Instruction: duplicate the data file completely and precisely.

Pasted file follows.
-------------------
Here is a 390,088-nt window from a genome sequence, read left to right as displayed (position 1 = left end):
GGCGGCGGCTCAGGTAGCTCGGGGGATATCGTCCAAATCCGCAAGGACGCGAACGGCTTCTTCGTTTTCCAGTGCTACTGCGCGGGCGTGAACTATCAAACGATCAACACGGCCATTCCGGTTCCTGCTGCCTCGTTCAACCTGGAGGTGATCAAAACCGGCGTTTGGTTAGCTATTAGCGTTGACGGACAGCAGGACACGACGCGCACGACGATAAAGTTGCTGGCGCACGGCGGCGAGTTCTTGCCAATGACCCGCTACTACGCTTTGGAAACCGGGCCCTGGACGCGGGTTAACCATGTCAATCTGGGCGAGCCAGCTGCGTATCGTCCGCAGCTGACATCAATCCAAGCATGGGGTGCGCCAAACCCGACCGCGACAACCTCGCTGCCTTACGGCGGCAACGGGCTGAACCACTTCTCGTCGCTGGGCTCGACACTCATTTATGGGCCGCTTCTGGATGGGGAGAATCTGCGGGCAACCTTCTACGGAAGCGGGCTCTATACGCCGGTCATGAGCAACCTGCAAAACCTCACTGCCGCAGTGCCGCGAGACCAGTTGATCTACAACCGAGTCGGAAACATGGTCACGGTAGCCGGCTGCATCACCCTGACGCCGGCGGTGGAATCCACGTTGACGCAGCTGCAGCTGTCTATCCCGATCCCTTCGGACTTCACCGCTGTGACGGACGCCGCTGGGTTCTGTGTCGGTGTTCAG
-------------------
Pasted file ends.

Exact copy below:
Here is a 390,088-nt window from a genome sequence, read left to right as displayed (position 1 = left end):
GGCGGCGGCTCAGGTAGCTCGGGGGATATCGTCCAAATCCGCAAGGACGCGAACGGCTTCTTCGTTTTCCAGTGCTACTGCGCGGGCGTGAACTATCAAACGATCAACACGGCCATTCCGGTTCCTGCTGCCTCGTTCAACCTGGAGGTGATCAAAACCGGCGTTTGGTTAGCTATTAGCGTTGACGGACAGCAGGACACGACGCGCACGACGATAAAGTTGCTGGCGCACGGCGGCGAGTTCTTGCCAATGACCCGCTACTACGCTTTGGAAACCGGGCCCTGGACGCGGGTTAACCATGTCAATCTGGGCGAGCCAGCTGCGTATCGTCCGCAGCTGACATCAATCCAAGCATGGGGTGCGCCAAACCCGACCGCGACAACCTCGCTGCCTTACGGCGGCAACGGGCTGAACCACTTCTCGTCGCTGGGCTCGACACTCATTTATGGGCCGCTTCTGGATGGGGAGAATCTGCGGGCAACCTTCTACGGAAGCGGGCTCTATACGCCGGTCATGAGCAACCTGCAAAACCTCACTGCCGCAGTGCCGCGAGACCAGTTGATCTACAACCGAGTCGGAAACATGGTCACGGTAGCCGGCTGCATCACCCTGACGCCGGCGGTGGAATCCACGTTGACGCAGCTGCAGCTGTCTATCCCGATCCCTTCGGACTTCACCGCTGTGACGGACGCCGCTGGGTTCTGTGTCGGTGTTCAG